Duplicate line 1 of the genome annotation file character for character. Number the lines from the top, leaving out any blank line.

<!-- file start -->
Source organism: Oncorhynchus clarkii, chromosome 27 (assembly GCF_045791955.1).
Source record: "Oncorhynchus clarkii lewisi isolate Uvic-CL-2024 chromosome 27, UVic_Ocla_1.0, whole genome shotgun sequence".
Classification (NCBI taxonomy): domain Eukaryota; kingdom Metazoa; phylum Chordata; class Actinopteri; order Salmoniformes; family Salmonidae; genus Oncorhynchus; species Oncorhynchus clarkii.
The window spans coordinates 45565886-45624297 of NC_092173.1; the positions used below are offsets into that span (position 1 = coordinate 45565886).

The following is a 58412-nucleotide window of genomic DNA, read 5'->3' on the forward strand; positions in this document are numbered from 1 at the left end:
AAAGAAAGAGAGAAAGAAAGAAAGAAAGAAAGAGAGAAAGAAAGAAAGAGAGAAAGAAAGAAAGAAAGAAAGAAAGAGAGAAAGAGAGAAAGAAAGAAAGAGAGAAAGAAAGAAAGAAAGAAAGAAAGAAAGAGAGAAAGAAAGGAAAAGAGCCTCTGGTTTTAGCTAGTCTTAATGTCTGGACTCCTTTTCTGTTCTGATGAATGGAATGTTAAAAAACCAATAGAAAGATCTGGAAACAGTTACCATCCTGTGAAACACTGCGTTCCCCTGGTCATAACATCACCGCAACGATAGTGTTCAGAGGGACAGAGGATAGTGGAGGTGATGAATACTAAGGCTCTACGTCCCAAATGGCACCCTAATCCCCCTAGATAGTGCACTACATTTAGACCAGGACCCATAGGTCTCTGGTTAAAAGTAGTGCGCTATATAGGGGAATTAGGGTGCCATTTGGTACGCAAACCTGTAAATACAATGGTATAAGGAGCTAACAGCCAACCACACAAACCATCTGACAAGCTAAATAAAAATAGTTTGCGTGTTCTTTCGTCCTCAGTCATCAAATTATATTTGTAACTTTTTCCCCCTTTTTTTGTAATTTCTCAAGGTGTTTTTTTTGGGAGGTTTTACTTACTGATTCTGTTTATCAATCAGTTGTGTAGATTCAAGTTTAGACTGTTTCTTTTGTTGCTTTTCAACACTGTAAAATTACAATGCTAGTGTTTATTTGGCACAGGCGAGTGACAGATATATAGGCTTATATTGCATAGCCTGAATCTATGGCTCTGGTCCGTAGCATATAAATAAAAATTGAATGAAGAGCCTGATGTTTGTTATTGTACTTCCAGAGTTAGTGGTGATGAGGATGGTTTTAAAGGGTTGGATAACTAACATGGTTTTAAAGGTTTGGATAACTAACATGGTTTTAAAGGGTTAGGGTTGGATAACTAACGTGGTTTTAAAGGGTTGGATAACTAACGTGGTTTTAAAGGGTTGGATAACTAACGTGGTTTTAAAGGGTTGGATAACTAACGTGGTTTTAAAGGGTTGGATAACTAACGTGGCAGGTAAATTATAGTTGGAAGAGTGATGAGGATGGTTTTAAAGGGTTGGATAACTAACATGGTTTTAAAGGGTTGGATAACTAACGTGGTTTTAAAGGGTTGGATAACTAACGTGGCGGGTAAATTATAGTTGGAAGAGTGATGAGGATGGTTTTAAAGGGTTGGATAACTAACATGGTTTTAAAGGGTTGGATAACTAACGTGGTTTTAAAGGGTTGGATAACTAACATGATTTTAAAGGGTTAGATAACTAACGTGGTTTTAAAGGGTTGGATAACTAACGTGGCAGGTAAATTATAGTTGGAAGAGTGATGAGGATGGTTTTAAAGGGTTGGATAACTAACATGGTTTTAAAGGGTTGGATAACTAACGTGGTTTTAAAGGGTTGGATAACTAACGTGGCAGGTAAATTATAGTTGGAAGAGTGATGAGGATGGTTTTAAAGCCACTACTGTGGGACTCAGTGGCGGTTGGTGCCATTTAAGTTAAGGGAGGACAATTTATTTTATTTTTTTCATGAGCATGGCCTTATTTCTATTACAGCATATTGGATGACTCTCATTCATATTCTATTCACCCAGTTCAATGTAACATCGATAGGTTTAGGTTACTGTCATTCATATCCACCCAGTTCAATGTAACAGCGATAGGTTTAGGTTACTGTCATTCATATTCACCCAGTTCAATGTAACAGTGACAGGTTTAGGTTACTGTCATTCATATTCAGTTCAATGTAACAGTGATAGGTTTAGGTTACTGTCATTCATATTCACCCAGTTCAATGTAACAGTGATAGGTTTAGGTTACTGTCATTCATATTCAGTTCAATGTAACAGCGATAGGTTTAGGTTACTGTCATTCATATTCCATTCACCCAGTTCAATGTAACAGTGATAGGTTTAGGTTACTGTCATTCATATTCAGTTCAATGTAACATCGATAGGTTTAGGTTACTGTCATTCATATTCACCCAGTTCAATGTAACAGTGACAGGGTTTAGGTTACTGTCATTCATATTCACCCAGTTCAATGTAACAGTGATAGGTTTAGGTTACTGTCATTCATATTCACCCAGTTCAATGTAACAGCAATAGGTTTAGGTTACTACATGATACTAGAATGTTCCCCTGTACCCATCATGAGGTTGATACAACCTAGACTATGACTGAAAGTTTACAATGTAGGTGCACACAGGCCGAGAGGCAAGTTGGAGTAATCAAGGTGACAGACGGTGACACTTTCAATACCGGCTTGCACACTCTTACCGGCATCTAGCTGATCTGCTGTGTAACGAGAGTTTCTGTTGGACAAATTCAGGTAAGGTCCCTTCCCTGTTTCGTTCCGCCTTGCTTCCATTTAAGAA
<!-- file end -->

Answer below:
Source organism: Oncorhynchus clarkii, chromosome 27 (assembly GCF_045791955.1).